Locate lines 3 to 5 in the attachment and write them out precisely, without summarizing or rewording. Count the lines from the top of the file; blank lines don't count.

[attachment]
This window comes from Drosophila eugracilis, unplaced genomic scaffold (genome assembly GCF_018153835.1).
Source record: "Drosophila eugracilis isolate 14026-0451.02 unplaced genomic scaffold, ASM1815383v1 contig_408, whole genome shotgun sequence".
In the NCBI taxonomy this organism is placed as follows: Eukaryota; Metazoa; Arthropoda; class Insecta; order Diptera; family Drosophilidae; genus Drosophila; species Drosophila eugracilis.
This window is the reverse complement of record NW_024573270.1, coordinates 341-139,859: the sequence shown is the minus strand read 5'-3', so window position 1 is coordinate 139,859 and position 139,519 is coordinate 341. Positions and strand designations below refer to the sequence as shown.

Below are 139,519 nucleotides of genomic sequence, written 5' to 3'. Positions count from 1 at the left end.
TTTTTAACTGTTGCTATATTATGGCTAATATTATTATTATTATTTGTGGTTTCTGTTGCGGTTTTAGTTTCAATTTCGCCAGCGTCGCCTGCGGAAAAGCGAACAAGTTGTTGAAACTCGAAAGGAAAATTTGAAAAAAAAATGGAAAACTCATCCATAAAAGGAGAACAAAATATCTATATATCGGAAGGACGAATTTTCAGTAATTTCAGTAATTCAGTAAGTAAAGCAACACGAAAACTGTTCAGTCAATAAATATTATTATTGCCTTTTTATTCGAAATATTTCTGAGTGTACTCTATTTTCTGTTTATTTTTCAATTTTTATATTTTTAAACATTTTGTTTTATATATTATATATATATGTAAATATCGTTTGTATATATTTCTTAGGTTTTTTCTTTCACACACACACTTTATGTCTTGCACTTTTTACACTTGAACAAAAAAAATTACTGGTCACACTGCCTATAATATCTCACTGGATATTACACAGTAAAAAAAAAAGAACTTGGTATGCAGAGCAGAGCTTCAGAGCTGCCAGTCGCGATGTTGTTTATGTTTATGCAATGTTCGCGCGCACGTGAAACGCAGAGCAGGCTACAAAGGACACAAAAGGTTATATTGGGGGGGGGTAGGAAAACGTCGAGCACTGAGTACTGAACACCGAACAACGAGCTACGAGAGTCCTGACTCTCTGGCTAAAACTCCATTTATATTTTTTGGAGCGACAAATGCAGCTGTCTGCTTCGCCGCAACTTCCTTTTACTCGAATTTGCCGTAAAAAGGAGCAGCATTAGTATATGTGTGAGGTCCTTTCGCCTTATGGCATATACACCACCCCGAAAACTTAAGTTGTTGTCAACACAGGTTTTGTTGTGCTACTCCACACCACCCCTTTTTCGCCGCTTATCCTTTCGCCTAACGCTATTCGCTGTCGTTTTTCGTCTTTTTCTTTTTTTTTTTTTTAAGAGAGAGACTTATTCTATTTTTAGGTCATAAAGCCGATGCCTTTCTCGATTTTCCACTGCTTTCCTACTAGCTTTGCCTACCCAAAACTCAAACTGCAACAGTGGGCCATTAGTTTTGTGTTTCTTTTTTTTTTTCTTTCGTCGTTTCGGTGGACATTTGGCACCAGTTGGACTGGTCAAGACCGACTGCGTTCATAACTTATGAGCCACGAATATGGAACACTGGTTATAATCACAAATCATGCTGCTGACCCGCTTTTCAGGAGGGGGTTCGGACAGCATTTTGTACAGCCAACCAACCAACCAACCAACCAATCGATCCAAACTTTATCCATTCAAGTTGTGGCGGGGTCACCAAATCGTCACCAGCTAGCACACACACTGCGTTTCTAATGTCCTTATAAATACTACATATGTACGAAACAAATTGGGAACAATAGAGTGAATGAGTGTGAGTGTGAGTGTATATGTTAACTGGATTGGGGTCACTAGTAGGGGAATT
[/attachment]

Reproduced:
In the NCBI taxonomy this organism is placed as follows: Eukaryota; Metazoa; Arthropoda; class Insecta; order Diptera; family Drosophilidae; genus Drosophila; species Drosophila eugracilis.
This window is the reverse complement of record NW_024573270.1, coordinates 341-139,859: the sequence shown is the minus strand read 5'-3', so window position 1 is coordinate 139,859 and position 139,519 is coordinate 341. Positions and strand designations below refer to the sequence as shown.

Below are 139,519 nucleotides of genomic sequence, written 5' to 3'. Positions count from 1 at the left end.